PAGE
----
'Buy the rumor, sell the fact" is one of thebest-known market adages. Act on the expectation, the assumption, thepossibility. Then, when whatever it is you expected to happen actuallymaterializes and the thundering herd of investors jumps on thebandwagon - that's the time to get off. This is impeccable marketlogic, it works in both directions - i.e. for both positive andnegative expectations, rumors and facts, and if followed consistently,it generates good results.
Thereason most people don't apply this maxim and act by it is because,despite all the advantages, it requires exceptional courage anddetermination to actually do it. That is somewhat true for stage one,which is buying on the rumor, but there at least you can be buoyed byyour conviction that you are doing the right thing and, hey, you'resmarter than the rest of the pack. But selling on the fact - that'svery difficult. The share, or the market, or whatever it is you boughtis now delivering the goods. It's steaming ahead, and you are raking inprofits. Everyone else - the dummies who were not smart like you - ispiling in. To sell out now, to go against the crowd, that's reallydifficult.
Given these general remarks, what is one to make of theactivity across the financial markets over the last several days,especially Wednesday and Thursday of this week, when they sold offheavily? In the US, the news has been mixed, but leaning in thepositive direction: many of the big companies announcing their 2009results in recent days have 'exceeded analysts' expectations' (this ismeaningless drivel, but that's what the headlines blare, so people areinfluenced by it). Yet the US equity markets have suffered theirheaviest two-day sell-off in months and are looking ripe for furtherdeclines.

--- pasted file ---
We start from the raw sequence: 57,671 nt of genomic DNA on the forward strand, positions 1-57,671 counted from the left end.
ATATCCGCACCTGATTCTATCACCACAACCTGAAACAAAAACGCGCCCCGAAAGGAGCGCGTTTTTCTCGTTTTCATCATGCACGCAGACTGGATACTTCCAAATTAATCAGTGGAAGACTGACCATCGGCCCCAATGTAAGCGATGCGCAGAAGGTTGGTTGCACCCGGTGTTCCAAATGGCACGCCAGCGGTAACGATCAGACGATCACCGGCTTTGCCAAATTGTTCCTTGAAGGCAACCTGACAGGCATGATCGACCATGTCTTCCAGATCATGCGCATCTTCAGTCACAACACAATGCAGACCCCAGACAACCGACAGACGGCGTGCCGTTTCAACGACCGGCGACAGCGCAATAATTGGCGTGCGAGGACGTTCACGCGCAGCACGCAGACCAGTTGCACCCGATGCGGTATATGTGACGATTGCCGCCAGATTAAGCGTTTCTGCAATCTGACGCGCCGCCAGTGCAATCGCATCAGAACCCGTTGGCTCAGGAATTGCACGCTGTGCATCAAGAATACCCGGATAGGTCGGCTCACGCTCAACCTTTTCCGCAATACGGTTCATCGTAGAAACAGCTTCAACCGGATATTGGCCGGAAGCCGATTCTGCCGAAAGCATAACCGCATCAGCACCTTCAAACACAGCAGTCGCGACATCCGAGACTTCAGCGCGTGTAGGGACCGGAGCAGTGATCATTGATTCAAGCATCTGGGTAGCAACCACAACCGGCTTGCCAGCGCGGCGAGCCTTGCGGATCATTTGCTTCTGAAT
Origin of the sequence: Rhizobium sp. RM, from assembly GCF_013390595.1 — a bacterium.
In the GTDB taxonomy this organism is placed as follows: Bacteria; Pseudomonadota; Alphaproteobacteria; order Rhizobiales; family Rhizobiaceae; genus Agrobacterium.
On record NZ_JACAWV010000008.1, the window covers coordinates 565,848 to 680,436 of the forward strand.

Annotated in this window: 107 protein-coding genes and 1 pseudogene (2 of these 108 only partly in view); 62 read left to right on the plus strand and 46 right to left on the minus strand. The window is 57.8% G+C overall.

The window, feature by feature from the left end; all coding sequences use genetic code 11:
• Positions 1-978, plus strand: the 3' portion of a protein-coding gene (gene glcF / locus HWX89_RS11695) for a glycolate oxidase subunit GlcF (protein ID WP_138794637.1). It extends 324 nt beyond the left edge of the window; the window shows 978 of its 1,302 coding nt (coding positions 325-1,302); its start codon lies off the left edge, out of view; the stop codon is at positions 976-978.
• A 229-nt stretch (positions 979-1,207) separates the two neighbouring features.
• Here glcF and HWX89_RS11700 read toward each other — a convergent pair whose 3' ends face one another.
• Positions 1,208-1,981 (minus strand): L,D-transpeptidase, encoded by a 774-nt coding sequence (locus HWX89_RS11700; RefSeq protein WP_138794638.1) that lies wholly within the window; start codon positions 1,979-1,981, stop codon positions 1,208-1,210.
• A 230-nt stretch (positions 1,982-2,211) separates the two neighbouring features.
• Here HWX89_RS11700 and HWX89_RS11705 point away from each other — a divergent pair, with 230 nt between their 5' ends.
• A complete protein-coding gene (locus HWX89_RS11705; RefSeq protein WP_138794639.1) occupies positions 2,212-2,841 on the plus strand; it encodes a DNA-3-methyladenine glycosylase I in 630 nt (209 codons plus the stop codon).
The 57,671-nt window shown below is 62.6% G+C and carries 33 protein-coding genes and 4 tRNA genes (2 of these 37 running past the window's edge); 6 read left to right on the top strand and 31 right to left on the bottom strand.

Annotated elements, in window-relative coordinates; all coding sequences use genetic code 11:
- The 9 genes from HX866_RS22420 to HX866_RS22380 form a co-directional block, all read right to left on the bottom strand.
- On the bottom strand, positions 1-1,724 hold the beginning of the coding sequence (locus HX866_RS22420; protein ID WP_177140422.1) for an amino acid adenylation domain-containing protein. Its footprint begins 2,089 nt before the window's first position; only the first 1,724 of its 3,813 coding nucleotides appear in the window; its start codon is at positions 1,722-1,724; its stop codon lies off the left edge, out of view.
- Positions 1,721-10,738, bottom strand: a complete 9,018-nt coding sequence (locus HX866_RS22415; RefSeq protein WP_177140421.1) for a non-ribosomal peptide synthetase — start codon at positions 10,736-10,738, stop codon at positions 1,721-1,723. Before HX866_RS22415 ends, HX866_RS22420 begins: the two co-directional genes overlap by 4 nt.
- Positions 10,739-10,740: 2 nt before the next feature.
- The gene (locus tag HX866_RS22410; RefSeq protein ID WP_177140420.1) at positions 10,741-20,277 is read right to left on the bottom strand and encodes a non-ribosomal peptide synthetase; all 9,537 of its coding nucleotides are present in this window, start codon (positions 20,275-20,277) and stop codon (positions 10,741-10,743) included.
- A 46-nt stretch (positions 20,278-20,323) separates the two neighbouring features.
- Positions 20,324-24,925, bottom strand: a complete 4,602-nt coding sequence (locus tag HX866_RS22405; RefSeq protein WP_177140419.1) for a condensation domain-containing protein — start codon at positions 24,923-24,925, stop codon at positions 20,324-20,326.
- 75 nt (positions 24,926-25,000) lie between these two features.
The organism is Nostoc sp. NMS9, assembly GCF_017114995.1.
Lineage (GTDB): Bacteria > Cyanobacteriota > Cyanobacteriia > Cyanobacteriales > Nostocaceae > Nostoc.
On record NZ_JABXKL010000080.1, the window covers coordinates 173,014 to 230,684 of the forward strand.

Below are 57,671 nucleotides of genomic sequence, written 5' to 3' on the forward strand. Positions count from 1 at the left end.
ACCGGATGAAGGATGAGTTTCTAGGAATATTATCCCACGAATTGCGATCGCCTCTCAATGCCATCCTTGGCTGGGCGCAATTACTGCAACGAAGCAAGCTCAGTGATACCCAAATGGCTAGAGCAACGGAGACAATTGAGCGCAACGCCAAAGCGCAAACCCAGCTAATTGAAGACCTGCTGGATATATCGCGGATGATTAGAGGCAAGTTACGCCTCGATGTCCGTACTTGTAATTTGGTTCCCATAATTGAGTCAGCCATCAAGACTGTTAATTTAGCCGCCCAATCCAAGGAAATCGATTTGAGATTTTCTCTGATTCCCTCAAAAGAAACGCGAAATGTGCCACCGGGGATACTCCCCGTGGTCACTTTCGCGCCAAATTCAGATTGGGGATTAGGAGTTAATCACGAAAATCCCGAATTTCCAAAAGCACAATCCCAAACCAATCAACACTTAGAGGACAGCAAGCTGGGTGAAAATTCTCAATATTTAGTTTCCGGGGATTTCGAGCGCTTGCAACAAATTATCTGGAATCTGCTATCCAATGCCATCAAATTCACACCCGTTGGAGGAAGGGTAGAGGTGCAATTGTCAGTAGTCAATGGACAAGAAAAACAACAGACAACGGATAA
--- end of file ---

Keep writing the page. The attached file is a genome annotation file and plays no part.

Over in China, data published this week show the economy backon the path of rapid growth, with the slump of late 2008-early 2009fading into memory. Yet the Chinese stock market has dropped, whilstthe market in Hong Kong - most people's entry point into Chineseequities - has fallen by some eight percent over the last week or so.
The most obvious explanation would be that peopleare selling the fact - of positive results at either the corporate ormacro levels - and taking profits, after having earlier bought theexpectations and predictions of these items of good news. But even ifthis explains the sudden reversal from strength to weakness in equitymarkets, it does not explain the much more dramatic falls in the pricesof precious and base metals, nor the rapid rise of the dollar againstmost other major currencies - except, significantly, the yen.
It may well be, therefore, that people are selling a differentfact - not good news, but bad news. The official bad news came fromChina, in the form of indications and then actions that showed that theChinese government is now alarmed by the success of its ownexpansionary policies and stimulus programs. It was these thatgenerated the rapid return to rapid growth during 2009 - but the gameof throwing money at banks and ordering them to lend it to whomeverthey could find has gotten out of hand. In the first two weeks ofJanuary, Chinese banks lent out 1-1.5 trillion yuan (about $150-200billion worth) and this seems to have triggered a clampdown.
InChina, clampdown means clampdown. They don't use nods and winks, likethe British, nor do they rely on open market operations like theAmericans. The regulator called in some top bankers and told them tostop lending, period. That is a fact worth selling, because it was themassive Chinese stimulus last year - by far the biggest, relative tothe size of the economy - that fuelled the building boom and houseprice inflation in China. That money, together with the huge funds madeavailable by the central banks of developed countries, has causedequity prices to soar around the world and has driven the prices ofmost commodities to huge gains during 2009.
The Chinese central bank is now reversing course.Others are likely to follow - the Federal Reserve is already windingdown its emergency liquidity programs. The removal of liquidity mayhave as great an impact as its introduction, or even worse. Smartpeople are not waiting around to find out.